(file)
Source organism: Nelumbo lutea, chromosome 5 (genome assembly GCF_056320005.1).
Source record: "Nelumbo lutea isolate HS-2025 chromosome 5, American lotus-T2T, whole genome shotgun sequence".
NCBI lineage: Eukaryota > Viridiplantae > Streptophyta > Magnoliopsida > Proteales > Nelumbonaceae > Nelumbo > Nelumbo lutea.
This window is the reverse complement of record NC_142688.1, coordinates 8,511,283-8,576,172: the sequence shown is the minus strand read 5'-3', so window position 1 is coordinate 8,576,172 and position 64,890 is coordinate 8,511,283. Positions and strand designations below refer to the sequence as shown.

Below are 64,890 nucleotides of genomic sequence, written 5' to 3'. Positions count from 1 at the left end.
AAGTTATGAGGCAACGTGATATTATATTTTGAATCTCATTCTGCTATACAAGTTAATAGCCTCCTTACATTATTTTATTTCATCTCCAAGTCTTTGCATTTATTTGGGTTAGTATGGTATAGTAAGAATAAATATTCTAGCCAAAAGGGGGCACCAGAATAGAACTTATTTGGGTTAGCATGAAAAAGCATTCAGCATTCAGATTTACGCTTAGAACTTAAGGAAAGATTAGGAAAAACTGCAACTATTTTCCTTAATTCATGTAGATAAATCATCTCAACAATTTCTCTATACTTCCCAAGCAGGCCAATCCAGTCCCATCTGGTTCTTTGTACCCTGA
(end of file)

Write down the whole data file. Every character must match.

Source organism: Nelumbo lutea, chromosome 5 (genome assembly GCF_056320005.1).
Source record: "Nelumbo lutea isolate HS-2025 chromosome 5, American lotus-T2T, whole genome shotgun sequence".
NCBI lineage: Eukaryota > Viridiplantae > Streptophyta > Magnoliopsida > Proteales > Nelumbonaceae > Nelumbo > Nelumbo lutea.
This window is the reverse complement of record NC_142688.1, coordinates 8,511,283-8,576,172: the sequence shown is the minus strand read 5'-3', so window position 1 is coordinate 8,576,172 and position 64,890 is coordinate 8,511,283. Positions and strand designations below refer to the sequence as shown.

Below are 64,890 nucleotides of genomic sequence, written 5' to 3'. Positions count from 1 at the left end.
AAGTTATGAGGCAACGTGATATTATATTTTGAATCTCATTCTGCTATACAAGTTAATAGCCTCCTTACATTATTTTATTTCATCTCCAAGTCTTTGCATTTATTTGGGTTAGTATGGTATAGTAAGAATAAATATTCTAGCCAAAAGGGGGCACCAGAATAGAACTTATTTGGGTTAGCATGAAAAAGCATTCAGCATTCAGATTTACGCTTAGAACTTAAGGAAAGATTAGGAAAAACTGCAACTATTTTCCTTAATTCATGTAGATAAATCATCTCAACAATTTCTCTATACTTCCCAAGCAGGCCAATCCAGTCCCATCTGGTTCTTTGTACCCTGA